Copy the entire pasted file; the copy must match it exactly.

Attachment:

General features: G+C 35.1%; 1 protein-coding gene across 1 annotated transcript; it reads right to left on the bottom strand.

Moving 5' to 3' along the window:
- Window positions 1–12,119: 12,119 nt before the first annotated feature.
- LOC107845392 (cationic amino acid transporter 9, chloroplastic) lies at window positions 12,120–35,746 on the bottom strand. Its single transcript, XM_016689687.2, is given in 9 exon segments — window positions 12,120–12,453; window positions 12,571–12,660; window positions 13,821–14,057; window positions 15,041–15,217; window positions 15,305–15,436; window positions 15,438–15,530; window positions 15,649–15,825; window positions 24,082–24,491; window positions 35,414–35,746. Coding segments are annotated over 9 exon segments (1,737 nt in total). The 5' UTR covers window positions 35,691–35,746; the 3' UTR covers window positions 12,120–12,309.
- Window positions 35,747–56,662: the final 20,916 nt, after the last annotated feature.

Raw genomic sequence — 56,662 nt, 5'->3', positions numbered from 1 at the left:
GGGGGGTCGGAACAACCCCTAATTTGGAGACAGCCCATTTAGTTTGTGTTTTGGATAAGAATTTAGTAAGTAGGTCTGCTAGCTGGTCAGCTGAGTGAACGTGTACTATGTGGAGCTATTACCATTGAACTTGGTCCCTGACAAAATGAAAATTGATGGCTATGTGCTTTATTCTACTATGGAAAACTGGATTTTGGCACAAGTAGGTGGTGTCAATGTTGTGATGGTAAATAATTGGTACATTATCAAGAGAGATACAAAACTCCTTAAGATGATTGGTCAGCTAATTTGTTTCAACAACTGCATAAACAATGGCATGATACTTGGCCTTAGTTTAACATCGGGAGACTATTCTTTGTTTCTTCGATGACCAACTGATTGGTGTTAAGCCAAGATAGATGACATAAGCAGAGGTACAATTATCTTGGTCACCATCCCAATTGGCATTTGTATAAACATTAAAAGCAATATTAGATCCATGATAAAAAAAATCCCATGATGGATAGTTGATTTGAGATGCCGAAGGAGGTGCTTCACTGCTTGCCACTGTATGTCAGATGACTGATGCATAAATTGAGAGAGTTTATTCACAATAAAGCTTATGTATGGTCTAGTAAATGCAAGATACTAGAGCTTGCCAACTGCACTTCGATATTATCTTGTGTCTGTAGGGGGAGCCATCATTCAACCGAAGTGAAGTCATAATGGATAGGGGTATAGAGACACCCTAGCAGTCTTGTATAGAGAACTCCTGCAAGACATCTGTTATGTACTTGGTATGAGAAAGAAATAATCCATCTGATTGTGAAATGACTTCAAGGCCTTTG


General features: G+C 35.1%; 1 protein-coding gene across 1 annotated transcript; it reads right to left on the bottom strand.

Moving 5' to 3' along the window:
- Window positions 1–12,119: 12,119 nt before the first annotated feature.
- LOC107845392 (cationic amino acid transporter 9, chloroplastic) lies at window positions 12,120–35,746 on the bottom strand. Its single transcript, XM_016689687.2, is given in 9 exon segments — window positions 12,120–12,453; window positions 12,571–12,660; window positions 13,821–14,057; window positions 15,041–15,217; window positions 15,305–15,436; window positions 15,438–15,530; window positions 15,649–15,825; window positions 24,082–24,491; window positions 35,414–35,746. Coding segments are annotated over 9 exon segments (1,737 nt in total). The 5' UTR covers window positions 35,691–35,746; the 3' UTR covers window positions 12,120–12,309.
- Window positions 35,747–56,662: the final 20,916 nt, after the last annotated feature.

Raw genomic sequence — 56,662 nt, 5'->3', positions numbered from 1 at the left:
GGGGGGTCGGAACAACCCCTAATTTGGAGACAGCCCATTTAGTTTGTGTTTTGGATAAGAATTTAGTAAGTAGGTCTGCTAGCTGGTCAGCTGAGTGAACGTGTACTATGTGGAGCTATTACCATTGAACTTGGTCCCTGACAAAATGAAAATTGATGGCTATGTGCTTTATTCTACTATGGAAAACTGGATTTTGGCACAAGTAGGTGGTGTCAATGTTGTGATGGTAAATAATTGGTACATTATCAAGAGAGATACAAAACTCCTTAAGATGATTGGTCAGCTAATTTGTTTCAACAACTGCATAAACAATGGCATGATACTTGGCCTTAGTTTAACATCGGGAGACTATTCTTTGTTTCTTCGATGACCAACTGATTGGTGTTAAGCCAAGATAGATGACATAAGCAGAGGTACAATTATCTTGGTCACCATCCCAATTGGCATTTGTATAAACATTAAAAGCAATATTAGATCCATGATAAAAAAAATCCCATGATGGATAGTTGATTTGAGATGCCGAAGGAGGTGCTTCACTGCTTGCCACTGTATGTCAGATGACTGATGCATAAATTGAGAGAGTTTATTCACAATAAAGCTTATGTATGGTCTAGTAAATGCAAGATACTAGAGCTTGCCAACTGCACTTCGATATTATCTTGTGTCTGTAGGGGGAGCCATCATTCAACCGAAGTGAAGTCATAATGGATAGGGGTATAGAGACACCCTAGCAGTCTTGTATAGAGAACTCCTGCAAGACATCTGTTATGTACTTGGTATGAGAAAGAAATAATCCATCTGATTGTGAAATGACTTCAAGGCCTTTG